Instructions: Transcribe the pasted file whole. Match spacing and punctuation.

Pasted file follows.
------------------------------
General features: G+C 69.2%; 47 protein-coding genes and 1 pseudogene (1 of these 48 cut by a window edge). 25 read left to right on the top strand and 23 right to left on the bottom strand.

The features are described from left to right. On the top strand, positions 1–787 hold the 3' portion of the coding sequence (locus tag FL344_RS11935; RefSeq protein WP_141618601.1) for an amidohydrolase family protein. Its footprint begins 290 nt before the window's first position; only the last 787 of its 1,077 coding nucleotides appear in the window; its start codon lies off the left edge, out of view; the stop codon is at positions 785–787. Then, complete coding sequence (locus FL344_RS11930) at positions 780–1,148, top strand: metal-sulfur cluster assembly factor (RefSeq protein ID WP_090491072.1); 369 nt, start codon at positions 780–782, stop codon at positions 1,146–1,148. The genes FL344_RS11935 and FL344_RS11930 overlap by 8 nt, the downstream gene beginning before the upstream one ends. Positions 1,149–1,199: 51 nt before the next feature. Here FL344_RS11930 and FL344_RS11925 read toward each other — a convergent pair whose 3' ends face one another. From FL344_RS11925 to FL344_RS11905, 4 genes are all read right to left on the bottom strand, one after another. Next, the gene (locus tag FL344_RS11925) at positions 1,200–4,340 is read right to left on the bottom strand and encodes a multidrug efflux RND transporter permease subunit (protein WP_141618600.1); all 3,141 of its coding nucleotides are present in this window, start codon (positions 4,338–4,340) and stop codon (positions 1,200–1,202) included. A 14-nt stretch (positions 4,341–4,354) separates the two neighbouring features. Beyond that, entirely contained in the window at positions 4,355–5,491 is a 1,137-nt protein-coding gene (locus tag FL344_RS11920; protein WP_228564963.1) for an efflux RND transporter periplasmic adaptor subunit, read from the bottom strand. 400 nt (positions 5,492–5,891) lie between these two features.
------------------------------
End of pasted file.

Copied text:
General features: G+C 69.2%; 47 protein-coding genes and 1 pseudogene (1 of these 48 cut by a window edge). 25 read left to right on the top strand and 23 right to left on the bottom strand.

The features are described from left to right. On the top strand, positions 1–787 hold the 3' portion of the coding sequence (locus tag FL344_RS11935; RefSeq protein WP_141618601.1) for an amidohydrolase family protein. Its footprint begins 290 nt before the window's first position; only the last 787 of its 1,077 coding nucleotides appear in the window; its start codon lies off the left edge, out of view; the stop codon is at positions 785–787. Then, complete coding sequence (locus FL344_RS11930) at positions 780–1,148, top strand: metal-sulfur cluster assembly factor (RefSeq protein ID WP_090491072.1); 369 nt, start codon at positions 780–782, stop codon at positions 1,146–1,148. The genes FL344_RS11935 and FL344_RS11930 overlap by 8 nt, the downstream gene beginning before the upstream one ends. Positions 1,149–1,199: 51 nt before the next feature. Here FL344_RS11930 and FL344_RS11925 read toward each other — a convergent pair whose 3' ends face one another. From FL344_RS11925 to FL344_RS11905, 4 genes are all read right to left on the bottom strand, one after another. Next, the gene (locus tag FL344_RS11925) at positions 1,200–4,340 is read right to left on the bottom strand and encodes a multidrug efflux RND transporter permease subunit (protein WP_141618600.1); all 3,141 of its coding nucleotides are present in this window, start codon (positions 4,338–4,340) and stop codon (positions 1,200–1,202) included. A 14-nt stretch (positions 4,341–4,354) separates the two neighbouring features. Beyond that, entirely contained in the window at positions 4,355–5,491 is a 1,137-nt protein-coding gene (locus tag FL344_RS11920; protein WP_228564963.1) for an efflux RND transporter periplasmic adaptor subunit, read from the bottom strand. 400 nt (positions 5,492–5,891) lie between these two features.